It would have been easier to stay inside. Chain my legs to the desk and motor on.
It would have been normal or even acceptable to complain about the falling temperatures and how the 1-2 inches of snow were wreaking havoc with my plan to run outside. I run year-round, all-weather, but fifteen degrees makes even an
obsessed dedicated runner pause to scrap for sanity.
I was already whining to myself about having to run on the treadmill, so when I looked down at my snow boots sitting in the closet, Mother Nature didn’t have to twist my arm too hard.
The mind started to work its magic.
Why not run outside?
These boots would work. They are cushy and comfortable and sooooo warm.
Why not run on my favorite trail?
Cleve could come, too! He is so ready for some outdoor time.
I pulled on my snow boots, slapped on an ugly hat, and Dane’s camo hunting coat and neck cover.
Two minutes in, my breathing found it’s rhythm as my legs eased into a stride that was easy, unlabored, and liberating. Who was this runner and what did she do with my signature limp and sluggish trek?
This feels like it could be my best run EVER!
John Mayer filled my ears with his rendition of Free Fallin’ just as the cedars lining the trail started to shed their lacy skirts of snow from that morning’s accumulation. So many times, I stopped and tried to video the snow blowing from the boughs, but Mother Nature was too quick and the breeze paused each time I pulled up the camera to capture it. Like she was messing with me, whispering, “You can’t catch me, silly girl!”
Kisma once wrote, “I wish my eyes could take pictures,” and in that moment, I could feel her wish. A camera couldn’t have caught my serenity and peace of being on that lonesome trail with one of my best buddies.
The words started to flow through my head, and suddenly I couldn’t finish fast enough so that I could get words on paper.
But, wait a minute. Why rush the magic? Did I need to write it down to prove that it had happened? Can’t I just stay in this space and enjoy the moment? Just stay here, now?
I opted to stay in the moment. I relished the perspiration trickling down my back (turns out three layers was one too many). I pulled down the neck warmer so that I could drink in the air and feel the circulation in my nostrils.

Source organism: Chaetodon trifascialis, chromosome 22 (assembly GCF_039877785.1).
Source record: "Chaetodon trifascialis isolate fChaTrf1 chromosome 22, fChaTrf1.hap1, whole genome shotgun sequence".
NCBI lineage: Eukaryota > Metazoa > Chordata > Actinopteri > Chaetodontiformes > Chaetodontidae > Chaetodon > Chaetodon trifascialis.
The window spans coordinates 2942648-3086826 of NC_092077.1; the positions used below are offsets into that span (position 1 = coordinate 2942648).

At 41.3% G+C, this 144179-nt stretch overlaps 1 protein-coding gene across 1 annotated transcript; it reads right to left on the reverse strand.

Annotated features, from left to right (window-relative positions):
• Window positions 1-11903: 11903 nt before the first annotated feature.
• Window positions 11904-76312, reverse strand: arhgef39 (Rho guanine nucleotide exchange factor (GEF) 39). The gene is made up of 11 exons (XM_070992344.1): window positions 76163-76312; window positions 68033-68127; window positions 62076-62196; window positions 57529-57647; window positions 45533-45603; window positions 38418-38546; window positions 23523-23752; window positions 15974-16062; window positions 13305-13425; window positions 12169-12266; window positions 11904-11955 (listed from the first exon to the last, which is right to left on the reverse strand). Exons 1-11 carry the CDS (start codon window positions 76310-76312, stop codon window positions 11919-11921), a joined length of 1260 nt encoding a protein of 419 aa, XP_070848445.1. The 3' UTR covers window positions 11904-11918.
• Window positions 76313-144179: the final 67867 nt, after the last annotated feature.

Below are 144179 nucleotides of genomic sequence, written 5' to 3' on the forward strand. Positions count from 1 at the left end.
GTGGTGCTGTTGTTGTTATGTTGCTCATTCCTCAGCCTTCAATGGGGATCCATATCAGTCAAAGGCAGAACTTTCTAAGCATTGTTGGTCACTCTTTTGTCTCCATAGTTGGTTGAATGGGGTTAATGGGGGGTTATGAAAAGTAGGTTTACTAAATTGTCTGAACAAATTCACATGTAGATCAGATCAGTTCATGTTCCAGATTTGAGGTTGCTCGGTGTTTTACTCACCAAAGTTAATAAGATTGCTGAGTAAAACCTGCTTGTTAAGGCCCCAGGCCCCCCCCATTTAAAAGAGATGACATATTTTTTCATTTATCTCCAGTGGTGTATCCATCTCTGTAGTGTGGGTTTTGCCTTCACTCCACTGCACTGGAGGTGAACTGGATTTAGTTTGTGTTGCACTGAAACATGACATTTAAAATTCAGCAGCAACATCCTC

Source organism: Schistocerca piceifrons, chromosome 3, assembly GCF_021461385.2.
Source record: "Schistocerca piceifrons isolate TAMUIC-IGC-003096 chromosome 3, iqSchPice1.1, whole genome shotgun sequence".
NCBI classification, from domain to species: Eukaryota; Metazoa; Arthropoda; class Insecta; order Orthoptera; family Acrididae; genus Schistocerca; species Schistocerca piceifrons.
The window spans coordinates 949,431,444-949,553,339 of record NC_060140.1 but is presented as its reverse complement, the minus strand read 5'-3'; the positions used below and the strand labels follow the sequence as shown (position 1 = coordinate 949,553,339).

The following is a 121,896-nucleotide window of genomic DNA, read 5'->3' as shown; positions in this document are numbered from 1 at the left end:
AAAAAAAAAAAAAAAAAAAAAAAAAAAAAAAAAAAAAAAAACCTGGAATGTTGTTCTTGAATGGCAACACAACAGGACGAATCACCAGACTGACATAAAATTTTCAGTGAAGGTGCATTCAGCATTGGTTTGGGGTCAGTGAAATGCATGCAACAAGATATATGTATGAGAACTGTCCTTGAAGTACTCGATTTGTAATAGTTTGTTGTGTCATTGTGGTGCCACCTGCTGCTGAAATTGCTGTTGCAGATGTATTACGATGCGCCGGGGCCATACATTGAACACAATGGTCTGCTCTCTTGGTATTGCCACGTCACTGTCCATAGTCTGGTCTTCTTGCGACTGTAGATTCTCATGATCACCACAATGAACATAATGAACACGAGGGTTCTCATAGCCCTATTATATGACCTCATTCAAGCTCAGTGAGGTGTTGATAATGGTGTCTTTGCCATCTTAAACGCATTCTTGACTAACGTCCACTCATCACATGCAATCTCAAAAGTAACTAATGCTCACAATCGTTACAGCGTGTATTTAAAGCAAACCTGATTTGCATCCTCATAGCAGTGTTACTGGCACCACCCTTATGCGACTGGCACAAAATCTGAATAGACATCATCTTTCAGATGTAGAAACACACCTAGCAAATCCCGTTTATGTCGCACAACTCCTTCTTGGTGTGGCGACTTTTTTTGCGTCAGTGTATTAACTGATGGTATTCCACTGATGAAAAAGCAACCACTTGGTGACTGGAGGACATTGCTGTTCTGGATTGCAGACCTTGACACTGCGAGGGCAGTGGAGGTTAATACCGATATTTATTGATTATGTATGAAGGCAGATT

You want to change your perspective? Change your scenery.
Prior to the run, I had been slaving at my desk, feeling a bit whiny and woe is me. By simply changing my scenery, and my perspective – I changed my mood.
My friend, Kristen wrote about her Word for the Year (Perspective) earlier this week and I’ve been thinking about it ever since. She and I exchanged some giggles on Instagram how we accidentally interchanged the words perspective and perception. As I ran with heart-filled gratitude, I settled on the notion that personal perceptions indeed color our perspective.
I started this week perhaps like many of us did – with a bit of a holiday hangover and a crawl to get back into some sort of schedule that may or not include resolutions that we will (or won’t) break in a few weeks. My perception of the day was that it was too cold to run and that I had too much to do. Then perspective crept in with each snowy step and changed my perception…
I feel like I can be productive now.
Doesn’t that make me a better employee?
Wasn’t it fun to play in the snow? Didn’t this feel like an adventure?
Can you see how happy your pooch is? Won’t he sleep better tonight?
Aren’t you so blessed to have legs to carry you on another run?
As I finished my run, a quiet and beautiful song danced into my ear buds. One might hear sadness, but with new perspective, I listened with changed ears.
I came undone on the 101 when the night got cold
You know, I’d never make this trip alone
Your bright eyes came to mind With every star on 66
Well maybe there’s no outrunning this
Cause, there’s a highway that I ain’t found,
Where your memory won’t break me down.
Somewhere east of the Mississippi,
South of the Mason Dixon,
And just outside of nothing left to lose.
And miles away from missing you.
My husband and I have been talking A LOT about the fact that in less than two years we are going to be empty-nesters. Tanna and Dane each graduate one day apart and will fly the coop at the same time. I’ll admit it, I’m already thinking ahead and missing them. Each time I had listened to this song in the past, my heart ached and moaned and my brain joined the pity party.
Why not enjoy the now? Why not feel grateful that they belong to me for this short time? Why not free fall for a moment and let their scents fill my nostrils and muddy shoe prints remind me to stay with them for as long as they are here?
By the time I returned home, my monkey mind was miles away from the place it had started. Will I always have the discipline to change my perspective/change my mood? Probably not. But we can only do this one day at time, one step at a time. Capture what we can and be grateful for having done so.
Hey! Wanna join me in something fun? Do you have Instagram? Do you love nature trails? If so, please share them with me! Simply tag your photo with the hashtag #52weeks52trails. I plan to post my trail discoveries all year, and want to see yours, too.